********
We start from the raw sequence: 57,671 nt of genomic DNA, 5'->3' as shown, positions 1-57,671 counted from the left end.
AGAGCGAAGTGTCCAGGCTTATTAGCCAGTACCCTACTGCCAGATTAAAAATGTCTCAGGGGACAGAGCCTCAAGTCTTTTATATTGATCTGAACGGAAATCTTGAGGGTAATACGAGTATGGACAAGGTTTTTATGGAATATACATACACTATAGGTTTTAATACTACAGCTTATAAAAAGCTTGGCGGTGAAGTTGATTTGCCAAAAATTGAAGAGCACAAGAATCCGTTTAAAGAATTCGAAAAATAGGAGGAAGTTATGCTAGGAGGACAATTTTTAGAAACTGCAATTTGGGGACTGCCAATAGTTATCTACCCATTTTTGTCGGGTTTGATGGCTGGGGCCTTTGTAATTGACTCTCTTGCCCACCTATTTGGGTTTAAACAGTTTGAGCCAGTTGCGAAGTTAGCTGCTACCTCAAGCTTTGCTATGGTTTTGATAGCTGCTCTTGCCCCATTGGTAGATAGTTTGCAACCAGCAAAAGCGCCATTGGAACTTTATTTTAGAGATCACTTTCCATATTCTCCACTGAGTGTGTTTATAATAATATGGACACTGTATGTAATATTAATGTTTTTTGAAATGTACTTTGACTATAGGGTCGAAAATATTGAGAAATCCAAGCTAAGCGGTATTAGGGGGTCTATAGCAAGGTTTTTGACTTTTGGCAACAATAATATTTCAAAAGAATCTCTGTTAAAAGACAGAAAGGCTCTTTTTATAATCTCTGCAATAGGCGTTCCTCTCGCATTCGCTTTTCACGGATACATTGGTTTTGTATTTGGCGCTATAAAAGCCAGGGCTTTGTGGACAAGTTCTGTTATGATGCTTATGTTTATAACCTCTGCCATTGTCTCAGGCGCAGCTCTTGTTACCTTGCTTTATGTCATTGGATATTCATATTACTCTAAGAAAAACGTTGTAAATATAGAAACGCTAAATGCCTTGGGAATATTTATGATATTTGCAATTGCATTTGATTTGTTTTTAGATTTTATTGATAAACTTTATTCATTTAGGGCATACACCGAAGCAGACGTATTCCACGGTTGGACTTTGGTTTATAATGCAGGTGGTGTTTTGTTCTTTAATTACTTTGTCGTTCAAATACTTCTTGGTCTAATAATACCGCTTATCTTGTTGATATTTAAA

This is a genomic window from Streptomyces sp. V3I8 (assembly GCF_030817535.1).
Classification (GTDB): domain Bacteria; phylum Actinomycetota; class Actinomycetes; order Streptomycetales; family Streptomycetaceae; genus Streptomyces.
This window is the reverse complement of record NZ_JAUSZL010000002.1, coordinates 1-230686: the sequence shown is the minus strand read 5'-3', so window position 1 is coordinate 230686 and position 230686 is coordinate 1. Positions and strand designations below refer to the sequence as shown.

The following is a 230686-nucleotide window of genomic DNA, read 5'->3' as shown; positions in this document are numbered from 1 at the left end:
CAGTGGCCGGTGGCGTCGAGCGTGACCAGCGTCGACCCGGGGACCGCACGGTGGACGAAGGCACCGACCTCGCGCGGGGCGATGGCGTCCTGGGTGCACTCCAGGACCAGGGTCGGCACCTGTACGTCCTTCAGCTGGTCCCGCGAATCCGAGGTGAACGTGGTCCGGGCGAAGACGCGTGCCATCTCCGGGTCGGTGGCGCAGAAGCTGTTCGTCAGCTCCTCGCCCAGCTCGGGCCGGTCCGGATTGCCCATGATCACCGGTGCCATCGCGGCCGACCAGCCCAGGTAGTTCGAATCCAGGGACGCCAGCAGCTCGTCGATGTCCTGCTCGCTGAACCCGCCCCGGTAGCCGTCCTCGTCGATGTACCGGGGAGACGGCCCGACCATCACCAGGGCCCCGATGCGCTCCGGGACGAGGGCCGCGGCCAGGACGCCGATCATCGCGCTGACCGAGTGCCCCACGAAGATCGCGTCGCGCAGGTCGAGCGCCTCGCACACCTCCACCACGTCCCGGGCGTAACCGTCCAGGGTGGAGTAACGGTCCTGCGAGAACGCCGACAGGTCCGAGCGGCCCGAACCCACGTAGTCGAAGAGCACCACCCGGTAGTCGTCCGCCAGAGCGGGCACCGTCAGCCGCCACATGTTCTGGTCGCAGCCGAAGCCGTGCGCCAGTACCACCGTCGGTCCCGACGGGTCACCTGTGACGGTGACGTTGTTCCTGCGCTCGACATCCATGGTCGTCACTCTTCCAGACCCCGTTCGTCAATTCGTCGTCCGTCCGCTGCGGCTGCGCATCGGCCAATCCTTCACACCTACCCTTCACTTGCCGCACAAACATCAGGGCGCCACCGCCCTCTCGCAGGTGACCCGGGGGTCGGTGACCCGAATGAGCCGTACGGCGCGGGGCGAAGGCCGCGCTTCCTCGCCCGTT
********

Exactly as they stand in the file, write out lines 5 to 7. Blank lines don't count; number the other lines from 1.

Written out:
This window is the reverse complement of record NZ_JAUSZL010000002.1, coordinates 1-230686: the sequence shown is the minus strand read 5'-3', so window position 1 is coordinate 230686 and position 230686 is coordinate 1. Positions and strand designations below refer to the sequence as shown.

The following is a 230686-nucleotide window of genomic DNA, read 5'->3' as shown; positions in this document are numbered from 1 at the left end:
CAGTGGCCGGTGGCGTCGAGCGTGACCAGCGTCGACCCGGGGACCGCACGGTGGACGAAGGCACCGACCTCGCGCGGGGCGATGGCGTCCTGGGTGCACTCCAGGACCAGGGTCGGCACCTGTACGTCCTTCAGCTGGTCCCGCGAATCCGAGGTGAACGTGGTCCGGGCGAAGACGCGTGCCATCTCCGGGTCGGTGGCGCAGAAGCTGTTCGTCAGCTCCTCGCCCAGCTCGGGCCGGTCCGGATTGCCCATGATCACCGGTGCCATCGCGGCCGACCAGCCCAGGTAGTTCGAATCCAGGGACGCCAGCAGCTCGTCGATGTCCTGCTCGCTGAACCCGCCCCGGTAGCCGTCCTCGTCGATGTACCGGGGAGACGGCCCGACCATCACCAGGGCCCCGATGCGCTCCGGGACGAGGGCCGCGGCCAGGACGCCGATCATCGCGCTGACCGAGTGCCCCACGAAGATCGCGTCGCGCAGGTCGAGCGCCTCGCACACCTCCACCACGTCCCGGGCGTAACCGTCCAGGGTGGAGTAACGGTCCTGCGAGAACGCCGACAGGTCCGAGCGGCCCGAACCCACGTAGTCGAAGAGCACCACCCGGTAGTCGTCCGCCAGAGCGGGCACCGTCAGCCGCCACATGTTCTGGTCGCAGCCGAAGCCGTGCGCCAGTACCACCGTCGGTCCCGACGGGTCACCTGTGACGGTGACGTTGTTCCTGCGCTCGACATCCATGGTCGTCACTCTTCCAGACCCCGTTCGTCAATTCGTCGTCCGTCCGCTGCGGCTGCGCATCGGCCAATCCTTCACACCTACCCTTCACTTGCCGCACAAACATCAGGGCGCCACCGCCCTCTCGCAGGTGACCCGGGGGTCGGTGACCCGAATGAGCCGTACGGCGCGGGGCGAAGGCCGCGCTTCCTCGCCCGTT